Next, even if Reyes had breached a ministerial duty by not returning Mullins to a DFY facility on October 25, 1993, as claimant contends, the State would not inevitably be liable to claimant for this failure to act, as claimant seems to assume. As the Court of Appeals observed in
Lauer v City of New York (95 NY2d 95), "[m]inisterial negligence may not be immunized, but it is not necessarily tortious" (id., at 99). A ministerial breach does not give rise to governmental tort liability absent proof of the essential elements of a cause of action for negligence, which include breach of duty and proximate cause. Moreover, "the duty breached must be more than that owed the public generally" (id., at 100).
Here, claimant can not point to a duty running directly to him which the State breached. There could be no breach of duty deriving from any violation of section 510- b (1) because "[v]iolation of a statute resulting in injury gives rise to a tort action only if the intent of the statute is to protect an individual against an invasion of a property or personal interest" (
id., at 101). Claimant has disclaimed any special relationship, another potential source of duty.
Nor has claimant established that Reyes' purported ministerial breach was a proximate cause of his injuries. He testified that he was assaulted by Mullins and another male stranger without providing any detail whatsoever. This sparse record does not supply proof by a fair preponderance of the credible evidence that the State's failure to return Mullins to a DFY facility on October 25, 1993 was a substantial factor in bringing about claimant's injuries on November 2, 1993.

III. Conclusion
Based on the foregoing, the Court now grants defendant's motion to dismiss the claim for failure to establish a prima facie case of negligence, which was made at the close of claimant's proof and on which decision was reserved: the State is immune from tort liability for DFY's decisions to release Mullins to foster care; to maintain him in foster care rather than return him to a DFY facility on October 25, 1993; and not to issue a warrant for him until November 1, 1993, after having learned from Lloyd that he had run away from his foster home the previous day (Sebastian v State of New York, 93 NY2d 790, supra). In the alternative, claimant has not established the existence of any duty owed directly to him and breached by the State, and has not proved proximate cause by a fair preponderance of the credible evidence. Any other motions on which the Court previously reserved judgment or which were not previously decided are denied.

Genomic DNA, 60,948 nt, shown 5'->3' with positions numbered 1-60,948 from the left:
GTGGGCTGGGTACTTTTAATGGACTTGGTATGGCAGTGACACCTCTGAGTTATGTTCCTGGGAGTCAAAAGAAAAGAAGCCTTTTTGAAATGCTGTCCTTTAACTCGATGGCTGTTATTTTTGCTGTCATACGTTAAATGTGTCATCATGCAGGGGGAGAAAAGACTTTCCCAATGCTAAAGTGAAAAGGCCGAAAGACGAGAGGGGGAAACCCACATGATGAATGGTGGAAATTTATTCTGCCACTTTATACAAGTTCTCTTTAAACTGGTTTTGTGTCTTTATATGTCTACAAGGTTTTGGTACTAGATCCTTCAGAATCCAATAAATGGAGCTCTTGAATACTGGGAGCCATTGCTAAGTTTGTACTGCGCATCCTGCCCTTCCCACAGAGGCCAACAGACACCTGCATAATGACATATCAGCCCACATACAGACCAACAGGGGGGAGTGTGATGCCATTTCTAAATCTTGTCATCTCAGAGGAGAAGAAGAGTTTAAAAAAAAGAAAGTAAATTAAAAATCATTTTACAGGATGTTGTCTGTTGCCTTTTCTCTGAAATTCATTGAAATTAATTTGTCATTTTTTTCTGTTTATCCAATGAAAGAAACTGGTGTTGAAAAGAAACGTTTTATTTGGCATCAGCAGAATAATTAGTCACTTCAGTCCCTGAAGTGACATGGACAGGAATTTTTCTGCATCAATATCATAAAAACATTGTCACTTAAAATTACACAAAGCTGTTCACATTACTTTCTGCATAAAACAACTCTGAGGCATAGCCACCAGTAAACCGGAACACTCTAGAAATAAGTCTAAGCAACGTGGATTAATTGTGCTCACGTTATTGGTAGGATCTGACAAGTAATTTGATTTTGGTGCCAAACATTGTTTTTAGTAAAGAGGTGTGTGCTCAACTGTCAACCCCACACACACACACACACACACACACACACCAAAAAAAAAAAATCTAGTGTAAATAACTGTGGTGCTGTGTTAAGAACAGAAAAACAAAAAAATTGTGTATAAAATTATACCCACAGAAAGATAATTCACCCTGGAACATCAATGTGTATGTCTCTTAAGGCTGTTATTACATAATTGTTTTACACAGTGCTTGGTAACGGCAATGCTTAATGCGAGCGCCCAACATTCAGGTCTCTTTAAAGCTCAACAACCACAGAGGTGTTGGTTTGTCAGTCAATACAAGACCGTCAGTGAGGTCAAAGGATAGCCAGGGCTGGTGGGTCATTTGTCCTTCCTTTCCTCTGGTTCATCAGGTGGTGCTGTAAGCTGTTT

The Chief Clerk is directed to enter judgment accordingly.

April 2, 2002
Albany, New York

Judge of the Court of Claims

[1]The claim of claimant Anna Anton is derivative in nature; therefore, "claimant" refers solely to Mace Anton as indicated.
[2]"T" followed by a number(s) refers to the corresponding page(s) in the transcript of the trial on liability.
[3]Effective April 1, 1997, section 123 of Chapter 436 of the Laws of 1997 transferred DFY's functions, powers and duties to the Office of Children and Family Services, an autonomous office within the Department of Family Services, the successor agency to the Department of Social Services established as of April 1, 1997 by section 122 of Chapter 436.
[4]"DT-L" followed by a number(s) refers to the corresponding page(s) in the transcript of Lloyd's deposition, conducted on September 7, 2000 (clt. exh. 43).
[5]Andrew Mullins testified that he and his wife "decided that we would like to try adoption because we wanted to help somebody else out in the world" (T 101) and that Mullins, whom they adopted in 1986, lived with them for about two years, from 1985 to 1987 (T 101,107). One day late in 1987 Andrew Mullins and his wife woke up to discover that their biological son "was complaining that his hand was bleeding and he didn't know how it happened because he had just slept through the incident. And when we found out later . . . [Mullins] had taken apart a sharpener, pencil sharpener, taken the razor part out of it and sliced his hand in the middle of the night," which caused Andrew Mullins to take Mullins to a psychiatric center right away upon the advice of child protective services (T 102, 108). The Andrew Mullins family subsequently terminated its relationship with Mullins (T 103-105, 108-110).
[6]Section 502 (9) of the Executive Law defines "[a]ftercare" to "mean[] supervision of a youth on conditional release status under the continued custody of the division."
[7]Section 371 (10) of the Social Services Law defines what qualifies as an "authorized agency."
[8]Section 510-b (1) was amended by Chapter 687 of the Laws of 1993, effective December 2, 1993. The amendment is not relevant to the Court's conclusion in this case.
[9]According to Reyes, a youth conditionally released to foster care is not entitled to the revocation hearing provided for in 9 NYCRR Part 169, however (T 73).